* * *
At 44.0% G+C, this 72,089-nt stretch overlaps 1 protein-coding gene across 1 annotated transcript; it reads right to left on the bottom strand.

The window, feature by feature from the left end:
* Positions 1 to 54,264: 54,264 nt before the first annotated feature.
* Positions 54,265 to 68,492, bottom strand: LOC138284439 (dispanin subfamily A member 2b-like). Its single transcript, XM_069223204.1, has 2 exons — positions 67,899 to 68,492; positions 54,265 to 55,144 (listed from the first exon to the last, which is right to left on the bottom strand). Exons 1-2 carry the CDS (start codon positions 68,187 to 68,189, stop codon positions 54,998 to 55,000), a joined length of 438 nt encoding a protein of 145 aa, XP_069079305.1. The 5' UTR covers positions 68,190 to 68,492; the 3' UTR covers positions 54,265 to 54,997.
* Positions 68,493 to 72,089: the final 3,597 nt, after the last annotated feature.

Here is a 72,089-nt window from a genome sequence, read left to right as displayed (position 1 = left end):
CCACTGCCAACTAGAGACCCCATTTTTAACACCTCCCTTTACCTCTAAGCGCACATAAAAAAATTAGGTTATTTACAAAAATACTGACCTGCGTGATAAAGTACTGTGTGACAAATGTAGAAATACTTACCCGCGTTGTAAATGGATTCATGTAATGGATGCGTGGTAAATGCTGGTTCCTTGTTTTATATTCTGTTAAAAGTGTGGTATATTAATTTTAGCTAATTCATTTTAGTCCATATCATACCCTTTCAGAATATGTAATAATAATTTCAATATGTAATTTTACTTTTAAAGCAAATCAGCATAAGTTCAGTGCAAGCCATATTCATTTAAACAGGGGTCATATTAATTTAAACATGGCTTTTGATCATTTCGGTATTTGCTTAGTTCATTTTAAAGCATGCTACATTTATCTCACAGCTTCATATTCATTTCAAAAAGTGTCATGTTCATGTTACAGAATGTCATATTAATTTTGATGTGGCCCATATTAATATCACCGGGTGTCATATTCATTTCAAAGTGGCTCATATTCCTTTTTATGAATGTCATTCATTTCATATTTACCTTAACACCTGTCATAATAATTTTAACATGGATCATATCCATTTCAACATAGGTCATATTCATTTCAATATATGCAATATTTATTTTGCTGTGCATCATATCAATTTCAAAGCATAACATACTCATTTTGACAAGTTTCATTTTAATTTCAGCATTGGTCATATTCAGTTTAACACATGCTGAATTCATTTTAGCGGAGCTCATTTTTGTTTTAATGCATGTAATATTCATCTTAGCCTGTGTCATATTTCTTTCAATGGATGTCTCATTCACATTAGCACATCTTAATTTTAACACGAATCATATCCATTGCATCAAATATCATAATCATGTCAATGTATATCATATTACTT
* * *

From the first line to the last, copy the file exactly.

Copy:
At 44.0% G+C, this 72,089-nt stretch overlaps 1 protein-coding gene across 1 annotated transcript; it reads right to left on the bottom strand.

The window, feature by feature from the left end:
* Positions 1 to 54,264: 54,264 nt before the first annotated feature.
* Positions 54,265 to 68,492, bottom strand: LOC138284439 (dispanin subfamily A member 2b-like). Its single transcript, XM_069223204.1, has 2 exons — positions 67,899 to 68,492; positions 54,265 to 55,144 (listed from the first exon to the last, which is right to left on the bottom strand). Exons 1-2 carry the CDS (start codon positions 68,187 to 68,189, stop codon positions 54,998 to 55,000), a joined length of 438 nt encoding a protein of 145 aa, XP_069079305.1. The 5' UTR covers positions 68,190 to 68,492; the 3' UTR covers positions 54,265 to 54,997.
* Positions 68,493 to 72,089: the final 3,597 nt, after the last annotated feature.

Here is a 72,089-nt window from a genome sequence, read left to right as displayed (position 1 = left end):
CCACTGCCAACTAGAGACCCCATTTTTAACACCTCCCTTTACCTCTAAGCGCACATAAAAAAATTAGGTTATTTACAAAAATACTGACCTGCGTGATAAAGTACTGTGTGACAAATGTAGAAATACTTACCCGCGTTGTAAATGGATTCATGTAATGGATGCGTGGTAAATGCTGGTTCCTTGTTTTATATTCTGTTAAAAGTGTGGTATATTAATTTTAGCTAATTCATTTTAGTCCATATCATACCCTTTCAGAATATGTAATAATAATTTCAATATGTAATTTTACTTTTAAAGCAAATCAGCATAAGTTCAGTGCAAGCCATATTCATTTAAACAGGGGTCATATTAATTTAAACATGGCTTTTGATCATTTCGGTATTTGCTTAGTTCATTTTAAAGCATGCTACATTTATCTCACAGCTTCATATTCATTTCAAAAAGTGTCATGTTCATGTTACAGAATGTCATATTAATTTTGATGTGGCCCATATTAATATCACCGGGTGTCATATTCATTTCAAAGTGGCTCATATTCCTTTTTATGAATGTCATTCATTTCATATTTACCTTAACACCTGTCATAATAATTTTAACATGGATCATATCCATTTCAACATAGGTCATATTCATTTCAATATATGCAATATTTATTTTGCTGTGCATCATATCAATTTCAAAGCATAACATACTCATTTTGACAAGTTTCATTTTAATTTCAGCATTGGTCATATTCAGTTTAACACATGCTGAATTCATTTTAGCGGAGCTCATTTTTGTTTTAATGCATGTAATATTCATCTTAGCCTGTGTCATATTTCTTTCAATGGATGTCTCATTCACATTAGCACATCTTAATTTTAACACGAATCATATCCATTGCATCAAATATCATAATCATGTCAATGTATATCATATTACTT